5

I've been tapped to support some legacy code, and I'm seeing some things that cause me to scratch my head in confusion. In some sections of code, I see that a class instance uses a CMutex instance to synchronize method execution. For instance

class CClassA : public CObject
{
public:
   void DoSomething();

private:
   CMutex m_mutex;
}

void CClassA::DoSomething()
{
   m_mutex.Lock();

   //...logic...

   m_mutex.Unlock();
}

Elsewhere in the same project I find that the code is using a CSingleLock

class CClassB : public CObject
{
public:
   void DoSomething();

private:
   CCriticalSection m_crit;
}

void CClassB::DoSomething()
{
   CSingleLock lock(&m_crit);
   lock.Lock();

   //...logic...

   lock.Unlock();
}

After reviewing MSDN documentation for synchronization, it would appear that CClassB is implementing the advised method, but it isn't clear to me what the danger is in the implementation used by CClassA. As far as I can tell, the only difference between the two methods is that CSingleLock has the benefit of RAII, so the lock is automatically released when execution exits scope. Are there any other benefits / drawbacks to either implementation?

  • To add some context, one of my concerns is if the use of CSingleLock::Lock has subtly different behavior. For instance, where the same thread might be able to call CMutex::Lock multiple times (since it already owns the lock), a call to CSingleLock::Lock on the same instance of CSingleLock will block. I'm also concerned that I may run into a situation where a CSingleLock is managing a CCriticalSection, but that CCriticalSection has the Unlock method called directly. – JadeMason May 19 '11 at 18:41
2

In general mutexes can be used to control thread access across processes via a named mutex while critical sections are only for synchronizing thread access in the same process space.

Neither of these classes truly get the benefit of RAII without wrapping them because in that case you would never need to explicitly call lock or unlock. Take for example this little bit of pseudo code using a boost mutex lock ...

void DoSomething()
{
  // construction acquires lock on mutex
  boost::scoped_lock lock(&aBoostMutex);

  // ...

} // end scope - object is destroyed and lock is released

Now I'd argue you should avoid CMutex, CCritalSection, CSemaphore, and CEvent because the implementations are somewhat broken or at the very least inferior to other available libraries like boost. For example:

  • Determining between a timeout from an abandoned mutex is impossible because the implementation checks return value only not the reason.
  • No reentrant locks using CSingleLock so recursion will cause issues.
  • Inability to have a named event between processes

Depending on what you are tasked with you might have the opportunity to move away from the MFC wrappers on windows API and either implement your own atomic locks or use something like boost or C++0x features like std::mutex which not only are better implementations but provide cross-platform support.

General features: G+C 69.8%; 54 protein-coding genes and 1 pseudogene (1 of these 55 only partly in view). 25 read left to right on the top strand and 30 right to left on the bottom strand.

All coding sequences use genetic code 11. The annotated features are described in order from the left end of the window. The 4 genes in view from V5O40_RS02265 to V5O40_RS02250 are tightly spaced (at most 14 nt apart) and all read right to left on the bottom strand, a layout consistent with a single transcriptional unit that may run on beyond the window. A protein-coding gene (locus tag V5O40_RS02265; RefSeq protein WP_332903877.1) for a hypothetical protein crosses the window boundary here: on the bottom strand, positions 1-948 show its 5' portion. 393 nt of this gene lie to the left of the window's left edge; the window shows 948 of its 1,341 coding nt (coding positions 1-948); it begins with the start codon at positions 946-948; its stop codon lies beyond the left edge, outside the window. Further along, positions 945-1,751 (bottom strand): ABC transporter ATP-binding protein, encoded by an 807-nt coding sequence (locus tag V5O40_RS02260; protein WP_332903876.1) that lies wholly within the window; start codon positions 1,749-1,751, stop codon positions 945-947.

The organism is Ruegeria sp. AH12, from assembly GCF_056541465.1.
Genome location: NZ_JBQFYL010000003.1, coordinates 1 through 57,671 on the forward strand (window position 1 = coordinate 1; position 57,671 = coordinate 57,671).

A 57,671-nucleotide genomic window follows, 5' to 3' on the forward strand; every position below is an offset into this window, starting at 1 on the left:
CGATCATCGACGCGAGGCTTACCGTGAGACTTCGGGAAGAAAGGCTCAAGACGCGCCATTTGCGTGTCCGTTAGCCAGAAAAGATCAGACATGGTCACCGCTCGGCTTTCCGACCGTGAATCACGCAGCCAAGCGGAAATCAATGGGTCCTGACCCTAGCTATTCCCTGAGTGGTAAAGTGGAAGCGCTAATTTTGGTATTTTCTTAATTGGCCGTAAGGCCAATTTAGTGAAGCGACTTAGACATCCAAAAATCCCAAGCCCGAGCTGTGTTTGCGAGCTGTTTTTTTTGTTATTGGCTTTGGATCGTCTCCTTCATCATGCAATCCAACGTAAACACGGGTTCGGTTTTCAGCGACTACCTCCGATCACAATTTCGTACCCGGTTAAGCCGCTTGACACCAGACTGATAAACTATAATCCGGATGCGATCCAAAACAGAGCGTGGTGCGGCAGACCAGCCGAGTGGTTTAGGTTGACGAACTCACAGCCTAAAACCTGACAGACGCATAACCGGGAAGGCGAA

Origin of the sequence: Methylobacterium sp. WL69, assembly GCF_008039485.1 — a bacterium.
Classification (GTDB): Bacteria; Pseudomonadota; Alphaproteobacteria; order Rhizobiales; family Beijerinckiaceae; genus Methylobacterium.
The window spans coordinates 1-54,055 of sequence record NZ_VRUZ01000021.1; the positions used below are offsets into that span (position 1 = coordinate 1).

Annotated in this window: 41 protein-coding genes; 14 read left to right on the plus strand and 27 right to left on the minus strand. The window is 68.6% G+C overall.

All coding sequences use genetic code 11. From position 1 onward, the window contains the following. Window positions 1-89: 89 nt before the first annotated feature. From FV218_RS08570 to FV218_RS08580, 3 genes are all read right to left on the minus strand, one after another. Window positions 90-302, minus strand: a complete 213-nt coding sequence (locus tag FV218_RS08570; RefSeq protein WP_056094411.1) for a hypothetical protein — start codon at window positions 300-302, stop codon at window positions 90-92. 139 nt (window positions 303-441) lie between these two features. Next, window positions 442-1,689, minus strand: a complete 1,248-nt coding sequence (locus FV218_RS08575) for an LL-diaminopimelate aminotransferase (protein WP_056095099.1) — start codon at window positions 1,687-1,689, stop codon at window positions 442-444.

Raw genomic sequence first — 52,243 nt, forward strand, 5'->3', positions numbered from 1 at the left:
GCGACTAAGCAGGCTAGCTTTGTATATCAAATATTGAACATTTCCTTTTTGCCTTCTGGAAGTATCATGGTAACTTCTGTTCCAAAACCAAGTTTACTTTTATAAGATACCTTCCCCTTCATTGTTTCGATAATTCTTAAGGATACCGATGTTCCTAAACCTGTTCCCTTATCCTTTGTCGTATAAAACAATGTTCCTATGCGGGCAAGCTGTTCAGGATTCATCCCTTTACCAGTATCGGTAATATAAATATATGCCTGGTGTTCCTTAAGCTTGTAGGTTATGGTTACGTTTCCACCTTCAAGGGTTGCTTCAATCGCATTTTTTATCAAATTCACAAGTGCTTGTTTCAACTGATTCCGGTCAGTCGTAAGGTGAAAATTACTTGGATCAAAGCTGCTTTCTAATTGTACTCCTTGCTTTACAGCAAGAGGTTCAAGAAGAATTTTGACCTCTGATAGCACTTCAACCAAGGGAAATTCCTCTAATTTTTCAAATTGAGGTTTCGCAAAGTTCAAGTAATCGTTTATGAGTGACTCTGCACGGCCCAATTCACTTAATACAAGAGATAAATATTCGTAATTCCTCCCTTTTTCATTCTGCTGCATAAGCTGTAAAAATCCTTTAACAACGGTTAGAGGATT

• 2
    Unfortunately, I'm stuck with MFC. My question was less about the difference between CMutex and CCriticalSection, and more about the difference between CSyncObject::Lock and CSingleLock::Lock. After doing some more research, it appears that CSingleLock behaves similarly to the boost::scoped_lock you show above (calls Unlock on destructor). I didn't realize CSingleLock prevented recursion, I assumed that each new instance on the stack would manage independently. – JadeMason May 23 '11 at 20:21
  • 1
    CSyncObject calls the Windows api WaitForSingleObject under the covers as far as I know and can't be used directly. It is the base class interface that CMutex derives from so it's used when you do CMutex::Lock(); on your instance. CSingleLock is your CCriticalSection manipulator that is concrete and can be used as a scope lock with some wrapping. As mentioned before though there are some design problems with these objects so they should be avoided flounder.com/avoid_mfc_syncrhonization.htm – AJG85 May 23 '11 at 20:29
  • 1
    For future readers, CSingleLock has a constructor parameter that will cause it to be locked on construction. The OP's example isn't using it, which sort of defeats the biggest reason to use a CSingleLock. – JPhi1618 Feb 16 '16 at 21:53
2

A critical section is only visible to/usable by the threads inside a single process. A mutex can be made visible across a number of processes (typically by creating a named mutex). What you've shown above isn't enough to say whether this is why they have both, but it's one possibility.

  • From what I can tell, this code never has a need for synchronization that crosses process boundaries. This leads me to believe that the CMutex in CCLassA could be replaced with a CCriticalSection. – JadeMason May 19 '11 at 18:31

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